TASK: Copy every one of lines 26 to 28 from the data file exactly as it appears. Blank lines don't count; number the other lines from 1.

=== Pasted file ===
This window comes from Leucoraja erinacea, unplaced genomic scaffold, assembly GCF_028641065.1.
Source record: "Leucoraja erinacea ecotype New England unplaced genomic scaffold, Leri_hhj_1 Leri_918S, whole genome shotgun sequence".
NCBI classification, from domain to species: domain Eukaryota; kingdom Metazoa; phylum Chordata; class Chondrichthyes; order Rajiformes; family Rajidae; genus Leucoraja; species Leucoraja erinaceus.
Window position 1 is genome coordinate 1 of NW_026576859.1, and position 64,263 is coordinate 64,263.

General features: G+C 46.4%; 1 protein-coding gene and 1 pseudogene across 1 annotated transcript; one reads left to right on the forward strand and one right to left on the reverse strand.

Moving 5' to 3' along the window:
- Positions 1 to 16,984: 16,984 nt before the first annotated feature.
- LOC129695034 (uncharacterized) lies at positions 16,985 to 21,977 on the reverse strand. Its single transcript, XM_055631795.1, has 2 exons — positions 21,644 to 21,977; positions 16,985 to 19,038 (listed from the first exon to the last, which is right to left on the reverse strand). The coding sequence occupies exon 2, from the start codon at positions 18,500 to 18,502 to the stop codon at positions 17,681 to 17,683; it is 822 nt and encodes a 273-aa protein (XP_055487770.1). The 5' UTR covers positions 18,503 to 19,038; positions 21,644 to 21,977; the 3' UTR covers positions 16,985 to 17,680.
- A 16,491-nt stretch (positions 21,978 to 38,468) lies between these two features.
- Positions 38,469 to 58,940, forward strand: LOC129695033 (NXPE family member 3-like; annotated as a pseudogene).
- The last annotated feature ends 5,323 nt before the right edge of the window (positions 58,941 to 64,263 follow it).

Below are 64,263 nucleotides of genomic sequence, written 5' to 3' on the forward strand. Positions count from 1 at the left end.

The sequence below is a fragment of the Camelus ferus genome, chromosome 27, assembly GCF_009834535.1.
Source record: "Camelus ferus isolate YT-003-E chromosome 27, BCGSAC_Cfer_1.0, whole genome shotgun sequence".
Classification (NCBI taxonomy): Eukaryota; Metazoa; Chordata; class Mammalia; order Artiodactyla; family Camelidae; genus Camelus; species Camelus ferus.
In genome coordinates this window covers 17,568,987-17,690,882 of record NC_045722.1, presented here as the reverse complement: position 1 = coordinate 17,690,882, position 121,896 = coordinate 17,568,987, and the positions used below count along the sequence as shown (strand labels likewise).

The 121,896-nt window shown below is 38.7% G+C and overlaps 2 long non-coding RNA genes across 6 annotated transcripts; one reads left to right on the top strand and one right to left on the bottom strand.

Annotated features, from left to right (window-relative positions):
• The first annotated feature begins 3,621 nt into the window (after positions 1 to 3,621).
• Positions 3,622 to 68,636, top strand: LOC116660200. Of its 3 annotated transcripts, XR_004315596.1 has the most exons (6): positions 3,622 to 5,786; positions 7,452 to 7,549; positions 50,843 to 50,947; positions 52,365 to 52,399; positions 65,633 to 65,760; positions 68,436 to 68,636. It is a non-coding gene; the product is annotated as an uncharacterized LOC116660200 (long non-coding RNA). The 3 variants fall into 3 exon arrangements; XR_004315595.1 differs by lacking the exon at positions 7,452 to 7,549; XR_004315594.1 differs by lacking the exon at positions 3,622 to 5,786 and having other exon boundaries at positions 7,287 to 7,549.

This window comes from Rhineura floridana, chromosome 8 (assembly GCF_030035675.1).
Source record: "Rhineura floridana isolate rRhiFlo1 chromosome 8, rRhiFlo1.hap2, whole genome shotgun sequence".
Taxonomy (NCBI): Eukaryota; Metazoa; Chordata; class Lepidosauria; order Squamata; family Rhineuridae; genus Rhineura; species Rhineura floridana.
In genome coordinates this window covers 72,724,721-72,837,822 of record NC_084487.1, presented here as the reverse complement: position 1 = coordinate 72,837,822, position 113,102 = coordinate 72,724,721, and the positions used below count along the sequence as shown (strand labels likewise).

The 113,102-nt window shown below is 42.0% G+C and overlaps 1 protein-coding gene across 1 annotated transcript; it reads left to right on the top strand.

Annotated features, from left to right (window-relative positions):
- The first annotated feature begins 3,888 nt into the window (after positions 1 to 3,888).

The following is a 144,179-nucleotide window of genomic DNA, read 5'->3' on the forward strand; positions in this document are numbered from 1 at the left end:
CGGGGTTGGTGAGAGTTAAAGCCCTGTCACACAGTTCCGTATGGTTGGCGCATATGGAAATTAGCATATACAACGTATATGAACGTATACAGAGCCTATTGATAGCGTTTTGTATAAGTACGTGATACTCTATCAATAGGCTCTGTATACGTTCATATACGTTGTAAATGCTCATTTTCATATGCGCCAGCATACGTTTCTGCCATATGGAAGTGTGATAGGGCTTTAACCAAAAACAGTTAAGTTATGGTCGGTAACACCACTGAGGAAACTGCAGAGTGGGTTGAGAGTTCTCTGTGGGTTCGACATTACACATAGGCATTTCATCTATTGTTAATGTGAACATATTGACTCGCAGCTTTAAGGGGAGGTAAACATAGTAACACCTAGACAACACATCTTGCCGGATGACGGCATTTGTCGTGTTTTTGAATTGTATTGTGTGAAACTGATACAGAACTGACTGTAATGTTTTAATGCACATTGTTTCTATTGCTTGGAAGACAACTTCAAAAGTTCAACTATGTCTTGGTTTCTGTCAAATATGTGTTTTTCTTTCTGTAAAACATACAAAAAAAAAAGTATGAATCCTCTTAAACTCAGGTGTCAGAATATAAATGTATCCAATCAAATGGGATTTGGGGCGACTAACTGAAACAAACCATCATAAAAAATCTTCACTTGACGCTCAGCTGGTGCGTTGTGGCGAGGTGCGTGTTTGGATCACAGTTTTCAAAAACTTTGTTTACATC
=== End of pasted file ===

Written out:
Annotated features, from left to right (window-relative positions):
- The first annotated feature begins 3,888 nt into the window (after positions 1 to 3,888).

The following is a 144,179-nucleotide window of genomic DNA, read 5'->3' on the forward strand; positions in this document are numbered from 1 at the left end: